Facebook is a city on steroids!

Instead, the urban equations predict a world of ever-increasing resource consumption, as the expansion of cities fuels the expansion of economies.

“ resource consumption” think precious, expendable supplies.

The historian Lewis Mumford described the rise of the megalopolis as “the last stage in the classical cycle of civilization,” which would end with “complete disruption and downfall.” In his more pessimistic moods, West seems to agree: he knows that nothing can trend upward forever. In fact, West sees human history as defined by this constant tension between expansion and scarcity, between the relentless growth made possible by cities and the limited resources that hold our growth back. “The only thing that stops the superlinear equations is when we run out of something we need,” West says. “And so the growth slows down. If nothing else changes, the system will eventually start to collapse.”

How do we avoid this bleak fate? Constant innovation. After a resource is exhausted, we are forced to exploit a new resource, if only to sustain our superlinear growth. (…) But the escape is only temporary, as every innovation eventually leads to new shortages. We clear-cut forests, and so we turn to oil; once we exhaust our fossil-fuel reserves, we’ll start driving electric cars, at least until we run out of lithium.

Innovation is what really drove the grassroots last time. What made the campaign interesting.

There is a serious complication to this triumphant narrative of cliff edges and creativity, however. Because our lifestyle has become so expensive to maintain, every new resource now becomes exhausted at a faster rate. This means that the cycle of innovations has to constantly accelerate, with each breakthrough providing a shorter reprieve. The end result is that cities aren’t just increasing the pace of life; they are also increasing the pace at which life changes. “It’s like being on a treadmill that keeps on getting faster,” West says. “We used to get a big revolution every few thousand years. And then it took us a century to go from the steam engine to the internal-*combustion engine. Now we’re down to about 15 years between big innovations. What this means is that, for the first time ever, people are living through multiple revolutions. And this all comes from cities. Once we started to urbanize, we put ourselves on this treadmill. We traded away stability for growth. And growth requires change.”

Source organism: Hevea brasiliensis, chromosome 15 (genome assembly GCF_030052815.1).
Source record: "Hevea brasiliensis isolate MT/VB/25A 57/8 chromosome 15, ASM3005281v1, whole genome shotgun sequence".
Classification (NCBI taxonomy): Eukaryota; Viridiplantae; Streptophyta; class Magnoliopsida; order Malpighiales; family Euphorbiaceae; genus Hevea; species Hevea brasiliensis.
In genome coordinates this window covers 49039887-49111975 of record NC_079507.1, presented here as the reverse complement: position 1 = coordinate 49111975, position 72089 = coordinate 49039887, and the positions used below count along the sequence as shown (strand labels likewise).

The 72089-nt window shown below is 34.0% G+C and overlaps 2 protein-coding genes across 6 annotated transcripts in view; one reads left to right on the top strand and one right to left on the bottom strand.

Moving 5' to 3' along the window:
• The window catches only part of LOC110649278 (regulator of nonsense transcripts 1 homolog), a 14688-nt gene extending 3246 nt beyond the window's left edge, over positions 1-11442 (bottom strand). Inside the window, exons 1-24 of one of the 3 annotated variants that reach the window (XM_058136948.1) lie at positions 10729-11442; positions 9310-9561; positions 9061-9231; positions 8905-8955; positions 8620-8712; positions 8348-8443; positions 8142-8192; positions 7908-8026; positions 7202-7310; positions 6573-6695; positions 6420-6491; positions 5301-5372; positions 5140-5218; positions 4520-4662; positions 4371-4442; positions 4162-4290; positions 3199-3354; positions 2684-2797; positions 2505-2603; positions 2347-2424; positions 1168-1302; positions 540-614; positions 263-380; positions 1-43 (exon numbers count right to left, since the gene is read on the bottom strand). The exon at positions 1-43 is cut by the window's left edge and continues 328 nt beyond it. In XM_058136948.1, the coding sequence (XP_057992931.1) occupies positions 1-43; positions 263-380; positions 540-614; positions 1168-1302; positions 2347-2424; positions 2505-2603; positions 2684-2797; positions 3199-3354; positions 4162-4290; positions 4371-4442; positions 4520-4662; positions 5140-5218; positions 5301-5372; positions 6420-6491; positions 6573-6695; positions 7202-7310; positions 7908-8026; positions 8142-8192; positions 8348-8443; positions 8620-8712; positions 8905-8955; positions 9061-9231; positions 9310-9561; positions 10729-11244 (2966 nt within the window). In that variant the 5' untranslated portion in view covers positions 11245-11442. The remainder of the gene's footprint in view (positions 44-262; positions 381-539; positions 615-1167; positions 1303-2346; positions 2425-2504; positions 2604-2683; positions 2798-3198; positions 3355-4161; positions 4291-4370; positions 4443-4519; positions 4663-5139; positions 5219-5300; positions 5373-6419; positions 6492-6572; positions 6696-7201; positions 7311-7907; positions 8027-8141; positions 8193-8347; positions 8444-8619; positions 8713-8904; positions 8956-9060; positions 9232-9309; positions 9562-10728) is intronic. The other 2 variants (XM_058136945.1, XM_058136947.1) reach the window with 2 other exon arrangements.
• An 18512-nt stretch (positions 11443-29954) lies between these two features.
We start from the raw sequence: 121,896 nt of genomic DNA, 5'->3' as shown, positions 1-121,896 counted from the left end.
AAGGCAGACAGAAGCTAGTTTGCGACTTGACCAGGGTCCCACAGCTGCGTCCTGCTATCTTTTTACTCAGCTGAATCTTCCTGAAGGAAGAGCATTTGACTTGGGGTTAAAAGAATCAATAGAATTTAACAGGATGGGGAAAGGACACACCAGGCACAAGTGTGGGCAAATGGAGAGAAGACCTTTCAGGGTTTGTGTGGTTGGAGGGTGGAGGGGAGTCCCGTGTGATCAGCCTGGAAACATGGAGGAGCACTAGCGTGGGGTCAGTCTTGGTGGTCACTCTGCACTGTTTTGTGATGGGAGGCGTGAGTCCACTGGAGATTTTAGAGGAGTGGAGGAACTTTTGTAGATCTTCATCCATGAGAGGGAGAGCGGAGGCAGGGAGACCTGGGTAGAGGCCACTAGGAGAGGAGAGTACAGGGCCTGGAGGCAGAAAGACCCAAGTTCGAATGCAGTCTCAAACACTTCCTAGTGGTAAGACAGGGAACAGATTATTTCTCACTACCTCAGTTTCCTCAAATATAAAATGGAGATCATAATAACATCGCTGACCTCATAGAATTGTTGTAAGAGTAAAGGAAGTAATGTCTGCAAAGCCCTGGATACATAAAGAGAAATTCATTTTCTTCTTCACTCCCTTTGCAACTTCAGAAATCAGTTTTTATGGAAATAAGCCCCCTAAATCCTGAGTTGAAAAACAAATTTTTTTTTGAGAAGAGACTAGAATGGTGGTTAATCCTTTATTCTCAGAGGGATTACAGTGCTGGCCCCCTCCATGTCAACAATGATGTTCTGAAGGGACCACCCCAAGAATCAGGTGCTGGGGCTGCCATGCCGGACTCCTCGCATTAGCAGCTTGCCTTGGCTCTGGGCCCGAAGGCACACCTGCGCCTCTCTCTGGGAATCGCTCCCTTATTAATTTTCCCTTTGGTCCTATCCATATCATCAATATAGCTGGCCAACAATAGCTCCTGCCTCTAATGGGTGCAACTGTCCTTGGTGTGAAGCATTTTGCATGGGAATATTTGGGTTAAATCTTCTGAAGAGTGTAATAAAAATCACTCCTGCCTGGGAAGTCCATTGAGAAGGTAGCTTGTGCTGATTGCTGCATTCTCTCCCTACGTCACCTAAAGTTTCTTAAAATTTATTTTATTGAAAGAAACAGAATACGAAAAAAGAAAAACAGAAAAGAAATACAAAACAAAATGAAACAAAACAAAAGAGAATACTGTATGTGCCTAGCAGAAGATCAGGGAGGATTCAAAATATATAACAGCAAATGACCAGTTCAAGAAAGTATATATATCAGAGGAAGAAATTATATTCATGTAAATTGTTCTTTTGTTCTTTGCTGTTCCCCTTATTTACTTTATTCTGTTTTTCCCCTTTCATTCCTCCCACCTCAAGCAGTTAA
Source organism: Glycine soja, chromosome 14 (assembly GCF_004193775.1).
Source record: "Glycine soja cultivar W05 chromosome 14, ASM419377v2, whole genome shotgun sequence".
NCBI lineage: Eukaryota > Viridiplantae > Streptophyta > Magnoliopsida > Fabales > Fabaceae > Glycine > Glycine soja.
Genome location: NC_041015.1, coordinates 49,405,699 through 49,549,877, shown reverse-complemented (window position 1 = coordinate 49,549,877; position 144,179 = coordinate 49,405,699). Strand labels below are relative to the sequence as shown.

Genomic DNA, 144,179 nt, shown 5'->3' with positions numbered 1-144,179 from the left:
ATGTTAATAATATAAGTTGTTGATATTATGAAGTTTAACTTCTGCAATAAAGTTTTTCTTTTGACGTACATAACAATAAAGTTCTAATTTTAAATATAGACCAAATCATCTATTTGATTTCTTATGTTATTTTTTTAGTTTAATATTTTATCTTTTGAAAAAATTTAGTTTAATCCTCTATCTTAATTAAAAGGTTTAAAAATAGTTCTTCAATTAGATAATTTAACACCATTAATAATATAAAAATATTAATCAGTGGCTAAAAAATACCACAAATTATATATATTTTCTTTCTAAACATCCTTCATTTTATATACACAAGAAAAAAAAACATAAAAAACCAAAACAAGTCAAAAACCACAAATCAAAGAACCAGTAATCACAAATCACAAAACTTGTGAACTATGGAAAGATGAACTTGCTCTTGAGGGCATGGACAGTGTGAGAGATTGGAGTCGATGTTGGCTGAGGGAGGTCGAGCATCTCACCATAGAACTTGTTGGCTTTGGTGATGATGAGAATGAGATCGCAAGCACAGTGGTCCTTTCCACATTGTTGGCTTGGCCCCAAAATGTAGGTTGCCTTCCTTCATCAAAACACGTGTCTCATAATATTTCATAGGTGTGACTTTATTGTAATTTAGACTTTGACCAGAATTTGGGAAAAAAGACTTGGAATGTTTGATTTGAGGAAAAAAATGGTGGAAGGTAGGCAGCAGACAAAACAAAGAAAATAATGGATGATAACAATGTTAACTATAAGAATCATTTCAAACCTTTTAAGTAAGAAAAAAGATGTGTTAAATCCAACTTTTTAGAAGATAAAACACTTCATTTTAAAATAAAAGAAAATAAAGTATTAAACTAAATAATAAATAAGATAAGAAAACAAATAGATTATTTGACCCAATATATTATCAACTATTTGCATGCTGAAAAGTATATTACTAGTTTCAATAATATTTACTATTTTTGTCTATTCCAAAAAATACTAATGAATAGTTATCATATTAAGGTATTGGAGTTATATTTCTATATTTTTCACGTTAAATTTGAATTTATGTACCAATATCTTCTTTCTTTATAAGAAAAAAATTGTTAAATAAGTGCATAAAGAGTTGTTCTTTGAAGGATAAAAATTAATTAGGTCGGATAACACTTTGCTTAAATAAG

This very much applies to the Internet and technologies we use. We are in a period of hyper change and keeping up is a problem. There is, for instance a shortage of programmers in the movement, especially flash programmers. Just keeping up with these shortages will be a challenge.

began exploring yet another subject: the corporation. At first glance, cities and companies look very similar. They’re both large agglomerations of people, interacting in a well-defined physical space. They contain infrastructure and human capital; the mayor is like a C.E.O.
But it turns out that cities and companies differ in a very fundamental regard: cities almost never die, while companies are extremely ephemeral. As West notes, Hurricane Katrina couldn’t wipe out New Orleans, and a nuclear bomb did not erase Hiroshima from the map. In contrast, where are Pan Am and Enron today? The modern corporation has an average life span of 40 to 50 years.